Martin McGuinness, who began as a terrorist and ended up as Deputy First Minister in Northern Ireland’s power-sharing government, died peacefully in hospital on Monday aged 66. His career spanned almost five decades in the history of that small but troubled place. By resigning from the power-sharing government in January, he began a new and possibly final act in that long-running drama.
If that really is the last act in the Northern Irish tragedy, leading eventually to some form of “joint sovereignty” over Northern Ireland
by the United Kingdom and the Irish Republic, then there may be some more blood spilled before the end. That would not have bothered McGuinness, for all his latter-day reputation as a man of peace.
As a Catholic born in Derry, Northern Ireland’s second city, McGuinness grew up believing that Britain must be driven out of Ireland
and that the Protestant majority in Northern Ireland
must be forced to accept unification with the Irish Republic. But the burning issue when he was a young man was the oppression of Northern Irish Catholics by the Protestant majority.
The initial Catholic protests against that in the mid-1960s were non-violent, but McGuinness (aged 21) was already the second-in-command of the Provisional Irish Republican Army in Derry at the time of Bloody Sunday in 1972, when 14 civil rights protesters were killed in the city by British soldiers.
The Provisional IRA exploited atrocities like that to convert the Catholics’ non-violent struggle for civil rights into a guerilla war employing terrorist tactics and aiming for unification with Ireland. McGuinness was one of the foremost advocates of violence, and quickly rose to become the IRA’s chief of staff.
He claimed to leave the IRA in 1974 in order to enter politics (which made it possible for him to talk to the British authorities), but all local observers agree that he remained a senior IRA operational commander at least down to the end of the 1980s. As such, he was probably responsible for such IRA innovations as “human bombs” (not to be confused with suicide bombs).
In 1990, for example, Patsy Gillespie, a Catholic civilian who worked as a cook at a British army base, was abducted by the IRA and strapped into a van packed with 450 kg of explosives. While his family was held hostage, he was ordered to drive the van to a British army check-point – whereupon the bomb was detonated, killing Gillespie and five British soldiers.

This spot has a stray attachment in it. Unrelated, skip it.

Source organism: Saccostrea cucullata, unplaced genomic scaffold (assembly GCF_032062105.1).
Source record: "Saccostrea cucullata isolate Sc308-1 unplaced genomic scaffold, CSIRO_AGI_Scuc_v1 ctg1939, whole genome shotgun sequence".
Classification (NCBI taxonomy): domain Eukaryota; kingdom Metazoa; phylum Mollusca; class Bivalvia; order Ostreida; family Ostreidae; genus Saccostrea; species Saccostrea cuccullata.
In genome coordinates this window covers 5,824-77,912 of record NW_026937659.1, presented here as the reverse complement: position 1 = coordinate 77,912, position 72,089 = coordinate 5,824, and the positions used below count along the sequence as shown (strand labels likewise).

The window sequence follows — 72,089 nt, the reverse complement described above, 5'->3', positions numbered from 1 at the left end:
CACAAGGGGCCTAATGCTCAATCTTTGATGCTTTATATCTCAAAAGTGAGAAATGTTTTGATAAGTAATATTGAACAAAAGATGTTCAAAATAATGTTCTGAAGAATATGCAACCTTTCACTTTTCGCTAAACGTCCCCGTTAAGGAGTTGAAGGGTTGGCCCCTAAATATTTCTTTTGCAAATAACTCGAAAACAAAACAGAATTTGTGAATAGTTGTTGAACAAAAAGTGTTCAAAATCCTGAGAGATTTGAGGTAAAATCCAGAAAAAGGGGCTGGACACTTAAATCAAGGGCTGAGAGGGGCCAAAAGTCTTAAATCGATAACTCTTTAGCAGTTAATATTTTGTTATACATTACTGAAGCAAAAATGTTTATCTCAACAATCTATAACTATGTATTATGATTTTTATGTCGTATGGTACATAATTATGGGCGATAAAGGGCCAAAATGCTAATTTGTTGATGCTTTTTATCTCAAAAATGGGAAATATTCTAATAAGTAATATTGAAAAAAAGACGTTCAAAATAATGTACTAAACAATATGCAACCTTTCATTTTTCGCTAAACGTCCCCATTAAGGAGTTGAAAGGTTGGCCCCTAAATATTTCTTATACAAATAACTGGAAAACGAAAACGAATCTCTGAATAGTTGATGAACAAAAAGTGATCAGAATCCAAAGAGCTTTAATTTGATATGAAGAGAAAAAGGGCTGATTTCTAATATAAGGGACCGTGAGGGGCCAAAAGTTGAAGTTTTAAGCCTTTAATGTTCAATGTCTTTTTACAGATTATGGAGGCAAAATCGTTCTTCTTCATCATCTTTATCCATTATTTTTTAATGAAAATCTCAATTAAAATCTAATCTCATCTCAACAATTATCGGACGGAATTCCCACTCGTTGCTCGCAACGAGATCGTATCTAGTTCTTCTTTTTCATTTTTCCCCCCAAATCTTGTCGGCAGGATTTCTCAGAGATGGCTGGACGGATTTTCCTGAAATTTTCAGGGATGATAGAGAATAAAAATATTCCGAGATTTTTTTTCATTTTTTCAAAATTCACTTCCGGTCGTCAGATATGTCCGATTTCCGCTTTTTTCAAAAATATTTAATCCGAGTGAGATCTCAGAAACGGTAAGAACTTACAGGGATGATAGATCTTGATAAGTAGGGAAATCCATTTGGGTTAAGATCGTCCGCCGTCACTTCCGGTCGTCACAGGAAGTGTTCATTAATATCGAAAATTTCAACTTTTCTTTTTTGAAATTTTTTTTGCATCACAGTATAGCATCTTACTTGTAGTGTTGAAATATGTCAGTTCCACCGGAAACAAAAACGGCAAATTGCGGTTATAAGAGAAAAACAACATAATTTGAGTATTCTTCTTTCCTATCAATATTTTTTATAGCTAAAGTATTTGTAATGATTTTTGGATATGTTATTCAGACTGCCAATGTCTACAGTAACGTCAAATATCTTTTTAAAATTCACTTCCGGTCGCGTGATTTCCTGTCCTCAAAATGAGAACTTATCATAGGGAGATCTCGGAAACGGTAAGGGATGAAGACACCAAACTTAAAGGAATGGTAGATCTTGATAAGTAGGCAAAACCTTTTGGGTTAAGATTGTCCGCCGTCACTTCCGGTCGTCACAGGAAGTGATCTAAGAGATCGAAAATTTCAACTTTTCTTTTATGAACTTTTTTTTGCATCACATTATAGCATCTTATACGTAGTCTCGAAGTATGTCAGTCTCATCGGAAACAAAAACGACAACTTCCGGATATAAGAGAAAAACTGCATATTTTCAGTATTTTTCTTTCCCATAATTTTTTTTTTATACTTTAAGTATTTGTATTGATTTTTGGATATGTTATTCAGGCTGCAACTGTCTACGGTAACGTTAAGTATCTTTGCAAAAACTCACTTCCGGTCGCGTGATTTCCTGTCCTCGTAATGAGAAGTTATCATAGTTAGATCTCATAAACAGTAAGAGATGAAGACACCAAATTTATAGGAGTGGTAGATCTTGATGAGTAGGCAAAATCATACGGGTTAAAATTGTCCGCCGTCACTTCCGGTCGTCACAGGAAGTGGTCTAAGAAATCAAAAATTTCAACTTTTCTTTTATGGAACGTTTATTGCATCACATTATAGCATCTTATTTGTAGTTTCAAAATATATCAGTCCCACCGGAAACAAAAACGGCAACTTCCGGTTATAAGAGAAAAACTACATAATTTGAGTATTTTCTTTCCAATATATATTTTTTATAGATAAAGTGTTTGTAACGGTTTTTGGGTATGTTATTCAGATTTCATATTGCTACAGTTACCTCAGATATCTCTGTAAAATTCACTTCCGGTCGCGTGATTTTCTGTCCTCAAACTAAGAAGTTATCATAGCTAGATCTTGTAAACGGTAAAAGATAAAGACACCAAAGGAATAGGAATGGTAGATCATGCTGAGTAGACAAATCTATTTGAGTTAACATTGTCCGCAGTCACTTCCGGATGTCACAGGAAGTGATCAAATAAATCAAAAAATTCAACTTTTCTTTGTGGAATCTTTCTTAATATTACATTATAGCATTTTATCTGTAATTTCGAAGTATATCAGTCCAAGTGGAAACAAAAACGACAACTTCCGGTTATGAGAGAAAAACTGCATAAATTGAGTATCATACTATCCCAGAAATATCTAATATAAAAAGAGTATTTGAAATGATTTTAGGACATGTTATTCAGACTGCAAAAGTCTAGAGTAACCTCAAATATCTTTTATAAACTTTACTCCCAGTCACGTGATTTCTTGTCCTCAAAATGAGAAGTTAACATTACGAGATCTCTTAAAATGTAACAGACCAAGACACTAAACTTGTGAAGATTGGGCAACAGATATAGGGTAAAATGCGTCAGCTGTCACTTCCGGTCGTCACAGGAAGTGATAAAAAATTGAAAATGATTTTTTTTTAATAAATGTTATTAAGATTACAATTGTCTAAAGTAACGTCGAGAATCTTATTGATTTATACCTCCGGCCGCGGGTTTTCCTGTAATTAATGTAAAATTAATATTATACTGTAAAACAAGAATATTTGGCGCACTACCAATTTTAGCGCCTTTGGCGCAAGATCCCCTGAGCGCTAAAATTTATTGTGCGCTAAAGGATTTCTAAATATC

In all, the IRA killed 1,781 people during the period when McGuinness was a senior commander, including 644 civilians, and McGuinness was probably involved in the decision-making on half of those attacks. Fintan O’Toole, a columnist in the Irish Times, recently called him a “mass killer.”
But if so, he was a pragmatic mass killer. When it became clear in the 1990s that the campaign of violence was not delivering the results McGuinness had hoped for, he was open to peaceful compromise, at least until circumstances improved. He played a key role in persuading most of the more dedicated IRA killers to accept the power-sharing government embodied in the 1998 Good Friday Agreement.
As the leader of Sinn Fein, the IRA’s political wing, in Northern Ireland, McGuinness became the Deputy First Minister of the province, sharing power with the biggest Protestant party, the Democratic Unionist Party (DUP). He was seen as a calm, constructive politician during his ten years in office – but he never lost sight of his ultimate goal.
When he resigned in January, he had two excellent pretexts for doing so. First, he knew that he was dying (from a rare heart condition). Second, First Minister Arlene Foster, leader of the DUP and his partner in office, was entangled in a profoundly embarrassing energy scandal but was stubbornly refusing to step aside.
However, McGuinness was also well aware that Britain’s decision to leave the European Union
in last June’s referendum created new possibilities in Northern Ireland
(which voted heavily to stay in the EU).
The open border between Northern Ireland
and the Irish Republic depends on both countries being part of the EU. When Britain leaves it will almost inevitably become a “hard” border that controls the movement of both goods and people. That would greatly anger the Catholics of Northern Ireland, and if Sinn Fein goes on refusing to appoint a deputy prime minister then no new power-sharing government is possible either.
There was an unscheduled election early this month that produced no movement from Sinn Fein, and another may be called at the end of next week. But there is no sign that either Sinn Sein or the DUP will budge, and in the end Britain may be obliged to re-impose “direct rule” from London on Northern Ireland, which would anger Catholics even more.
McGuinness was probably not hoping for a return to violence, but he was undoubtedly open to it if necessary. Solving the border issue will require creative thinking all round, and could lead to outcomes the IRA and Sinn Fein would welcome – like joint British-Irish sovereignty over Northern Ireland. A little violence could help to stimulate that kind of thinking.